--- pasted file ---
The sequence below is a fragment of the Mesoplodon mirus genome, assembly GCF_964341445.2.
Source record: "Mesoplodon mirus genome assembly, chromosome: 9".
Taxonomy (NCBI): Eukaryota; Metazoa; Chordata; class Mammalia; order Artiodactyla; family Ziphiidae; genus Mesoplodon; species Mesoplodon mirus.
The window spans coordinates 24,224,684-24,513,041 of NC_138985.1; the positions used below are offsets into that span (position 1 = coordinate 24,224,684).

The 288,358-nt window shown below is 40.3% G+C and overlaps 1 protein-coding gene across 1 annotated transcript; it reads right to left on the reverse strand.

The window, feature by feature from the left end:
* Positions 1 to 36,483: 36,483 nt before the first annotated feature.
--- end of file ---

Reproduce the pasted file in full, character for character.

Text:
The sequence below is a fragment of the Mesoplodon mirus genome, assembly GCF_964341445.2.
Source record: "Mesoplodon mirus genome assembly, chromosome: 9".
Taxonomy (NCBI): Eukaryota; Metazoa; Chordata; class Mammalia; order Artiodactyla; family Ziphiidae; genus Mesoplodon; species Mesoplodon mirus.
The window spans coordinates 24,224,684-24,513,041 of NC_138985.1; the positions used below are offsets into that span (position 1 = coordinate 24,224,684).

The 288,358-nt window shown below is 40.3% G+C and overlaps 1 protein-coding gene across 1 annotated transcript; it reads right to left on the reverse strand.

The window, feature by feature from the left end:
* Positions 1 to 36,483: 36,483 nt before the first annotated feature.